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Wal-Mart, JD.com Get Physical With Launch of Brick-and-Mortar Store in Shenzhen

By Coco Feng
Wal-Mart and Chinese e-commerce platform JD.com have jointly launched a brick-and-mortar store in Shenzhen. Photo: Visual China
Wal-Mart and Chinese e-commerce platform JD.com have jointly launched a brick-and-mortar store in Shenzhen. Photo: Visual China

(Beijing) — Wal-Mart and Chinese e-commerce platform JD.com have jointly launched a brick-and-mortar store in the city of Shenzhen as they deepen ties and as JD.com expands into offline sales.

The new co-branded store, which opened Sunday, will showcase JD.com Inc.’s best-selling items — including electronics and books — and allow customers to interact with the physical goods in person.

The new project comes at a time of deepening ties between Wal-Mart Stores Inc. and JD.com Inc. The American retail giant bought a roughly 5% stake in JD.com in June 2016, increasing it to 12% this February, and launched an online flagship store on the e-commerce platform in May.

After a decade of rapid growth in the online-business industry in China, a new trend of combination online and offline stores has begun to emerge, as consumers discover their e-commerce experience can occasionally be unpleasant due to frequent counterfeit products, delays in courier service and other problems.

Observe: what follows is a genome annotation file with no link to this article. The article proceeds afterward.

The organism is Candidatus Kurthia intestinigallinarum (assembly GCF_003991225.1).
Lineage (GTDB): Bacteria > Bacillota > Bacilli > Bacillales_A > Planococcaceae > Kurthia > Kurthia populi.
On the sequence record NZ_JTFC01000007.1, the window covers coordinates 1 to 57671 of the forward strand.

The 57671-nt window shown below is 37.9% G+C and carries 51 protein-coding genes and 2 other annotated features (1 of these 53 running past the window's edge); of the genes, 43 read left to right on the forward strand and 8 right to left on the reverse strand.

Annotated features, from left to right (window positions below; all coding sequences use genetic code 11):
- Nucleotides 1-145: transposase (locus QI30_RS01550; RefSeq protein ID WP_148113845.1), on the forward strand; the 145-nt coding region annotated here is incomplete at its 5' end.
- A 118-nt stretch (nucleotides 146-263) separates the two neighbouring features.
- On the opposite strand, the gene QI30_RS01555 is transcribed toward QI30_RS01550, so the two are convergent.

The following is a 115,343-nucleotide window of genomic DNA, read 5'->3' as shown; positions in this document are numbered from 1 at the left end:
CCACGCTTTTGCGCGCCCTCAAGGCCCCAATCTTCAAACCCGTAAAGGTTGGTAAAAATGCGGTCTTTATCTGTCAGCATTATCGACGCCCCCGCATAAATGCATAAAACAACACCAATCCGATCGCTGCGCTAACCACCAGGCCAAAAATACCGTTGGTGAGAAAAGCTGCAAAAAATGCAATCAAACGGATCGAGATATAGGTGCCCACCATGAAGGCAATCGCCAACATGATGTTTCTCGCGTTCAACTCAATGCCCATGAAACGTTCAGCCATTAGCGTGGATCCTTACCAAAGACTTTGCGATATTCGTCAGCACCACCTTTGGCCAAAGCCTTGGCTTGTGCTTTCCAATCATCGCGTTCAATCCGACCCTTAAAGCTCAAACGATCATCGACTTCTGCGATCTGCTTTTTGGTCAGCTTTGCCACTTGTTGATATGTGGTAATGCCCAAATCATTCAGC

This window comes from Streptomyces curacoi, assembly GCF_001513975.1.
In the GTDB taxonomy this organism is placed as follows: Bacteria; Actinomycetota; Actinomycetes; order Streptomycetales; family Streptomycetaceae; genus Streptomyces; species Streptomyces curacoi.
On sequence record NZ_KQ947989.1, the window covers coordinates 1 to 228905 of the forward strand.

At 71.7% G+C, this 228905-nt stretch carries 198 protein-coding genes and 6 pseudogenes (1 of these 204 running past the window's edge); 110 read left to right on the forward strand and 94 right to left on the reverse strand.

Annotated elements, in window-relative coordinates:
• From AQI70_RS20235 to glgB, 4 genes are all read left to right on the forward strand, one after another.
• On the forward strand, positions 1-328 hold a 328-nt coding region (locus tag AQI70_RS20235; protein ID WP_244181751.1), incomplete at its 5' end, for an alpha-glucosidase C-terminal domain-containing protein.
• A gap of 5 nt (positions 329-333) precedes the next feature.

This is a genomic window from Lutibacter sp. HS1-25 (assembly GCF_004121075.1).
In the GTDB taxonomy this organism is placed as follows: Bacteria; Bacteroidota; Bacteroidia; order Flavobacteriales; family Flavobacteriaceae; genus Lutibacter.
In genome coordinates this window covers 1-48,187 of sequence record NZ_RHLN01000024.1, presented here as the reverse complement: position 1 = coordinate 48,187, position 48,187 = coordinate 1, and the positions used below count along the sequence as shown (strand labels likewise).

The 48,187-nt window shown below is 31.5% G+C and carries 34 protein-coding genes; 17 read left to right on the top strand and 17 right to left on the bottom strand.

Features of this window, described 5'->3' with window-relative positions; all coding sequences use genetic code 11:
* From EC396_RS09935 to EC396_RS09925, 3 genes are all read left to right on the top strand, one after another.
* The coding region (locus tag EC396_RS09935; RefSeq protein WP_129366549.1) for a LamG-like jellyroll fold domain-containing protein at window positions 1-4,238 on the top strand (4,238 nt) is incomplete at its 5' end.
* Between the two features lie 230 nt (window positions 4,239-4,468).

All of China’s main online marketplace operators, including JD.com’s major rival, Alibaba Group Holding Ltd., have now made forays into offline retailing. JD.com’s two main partners are Wal-Mart and China’s leading supermarket chain, Yonghui. JD.com offers courier services for about 200 Wal-Mart and Yonghui stores in China.

This year, JD.com made its first-ever quarterly profit, of 356 million yuan ($52.3 million), compared with a loss of 867 million yuan a year earlier, thanks to a slowdown in expenses growth.

As a way to save costs, all of the offline initiatives are “on a franchise model, so they are not asset-heavy,” company CEO Richard Liu Qiangdong said during an earnings call in May.

Liu said JD.com plans to launch its offline businesses into both population-dense areas as well as locations like rural areas where shoppers may find it difficult to reach e-commerce because of poor internet connectivity and a lack of courier services.

JD.com Vice President Yan Xiaobing said earlier that the company would expand its offline presence by opening 10,000 brick-and-mortar stores this year and enter into the home-appliance market in rural areas.

Contact reporter Coco Feng (renkefeng@caixin.com)

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